BUCHANAN: James, you have it wrong again.

Not one statistic was deleted or changed in that report. Not one. All they did was, they focused their summary on the positive aspects of that report.


BUCHANAN: And then, when they realized, when the top guys realized it, they are the first to say, let's change it and make a more balanced


CARVILLE: How did they realize it? Did the mistake just fall out of heaven? It was pointed out to them by the wonderful Democratic Party, in its ongoing effort to protect children and people that need...

BUCHANAN: You know...

CARVILLE: ... health care...



CARVILLE: ... from the tyrannical insurance companies and giant pharmaceuticals...

BUCHANAN: No, James...

CARVILLE: ... that are funding this administration.

BUCHANAN: James, it was...

BUCHANAN: Got it wrong again. It was Dr. Frist, a good old Republican, who let them know about it.

However, let's move on here. Leaving office after two terms, Bill Clinton called for a constitutional amendment that would allow a president to serve more than two terms. Now Arnold Schwarzenegger, a foreign-born American, wants to amend the Constitution so foreign-born Americans can become president. Al Sharpton, a presidential candidate going nowhere except into debt, calls Ralph Nader's presidential bid an ego trip.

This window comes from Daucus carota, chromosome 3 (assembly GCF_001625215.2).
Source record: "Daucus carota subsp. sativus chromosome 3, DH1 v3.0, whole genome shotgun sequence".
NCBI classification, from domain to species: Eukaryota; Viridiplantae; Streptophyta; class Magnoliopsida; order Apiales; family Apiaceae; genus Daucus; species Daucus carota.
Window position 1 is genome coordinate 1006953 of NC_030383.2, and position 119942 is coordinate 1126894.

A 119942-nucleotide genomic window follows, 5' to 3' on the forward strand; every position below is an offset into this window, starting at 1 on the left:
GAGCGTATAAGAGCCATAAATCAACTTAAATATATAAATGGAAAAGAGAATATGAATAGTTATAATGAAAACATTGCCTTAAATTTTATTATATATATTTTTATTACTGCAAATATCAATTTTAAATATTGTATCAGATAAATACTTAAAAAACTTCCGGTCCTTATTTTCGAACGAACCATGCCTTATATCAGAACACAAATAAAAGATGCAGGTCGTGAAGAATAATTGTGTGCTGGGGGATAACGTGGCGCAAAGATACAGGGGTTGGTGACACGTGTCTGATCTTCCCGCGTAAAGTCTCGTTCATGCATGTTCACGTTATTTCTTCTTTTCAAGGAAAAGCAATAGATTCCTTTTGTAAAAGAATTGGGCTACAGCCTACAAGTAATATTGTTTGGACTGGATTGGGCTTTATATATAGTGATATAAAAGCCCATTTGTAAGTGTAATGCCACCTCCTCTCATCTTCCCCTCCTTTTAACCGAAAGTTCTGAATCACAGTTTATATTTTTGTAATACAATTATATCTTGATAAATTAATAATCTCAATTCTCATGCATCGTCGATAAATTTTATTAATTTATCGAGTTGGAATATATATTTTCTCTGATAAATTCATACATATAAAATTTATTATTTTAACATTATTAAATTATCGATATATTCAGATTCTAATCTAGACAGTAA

BUCHANAN: And John Edwards, a multimillionaire attorney, tells his supporters to brown-bag it for lunch this week and send him their savings. Don't you just love politicians?


CARVILLE: You know, I do.

And the one that I want to stand up for is Al Sharpton. I'd rather spend a year with Al Sharpton than 30 seconds with Ralph Nader.



CARVILLE: I can't -- I can't think -- outside of Jerry Falwell, I can't think of anybody I have greater contempt for than Ralph Nader.

And, you know, I don't know what kind of -- I don't know Reverend Sharpton, if he's on an ego trip. But no one in the history of the world is on a bigger ego trip than Ralph Nader. But, hey, look, politicians, they want to run for office.


BUCHANAN: Listen, James, every politician out there has an ego that's too big for us to even discuss here on this set.

CARVILLE: You know what?

BUCHANAN: You know that and I know that.

CARVILLE: I would never accuse someone of having a big ego. I got a trifle of one myself.



CARVILLE: To tell you the truth.

BUCHANAN: And we'll have to deal with that this whole half-hour.


BUCHANAN: But Ralph Nader says he's joining the race for president. And Democrats are howling. They blame Nader for their loss to George Bush in 2000. Up next, we'll debate whether Nader, plus President Bush and the Democratic nominee, mean three is a crowd in November.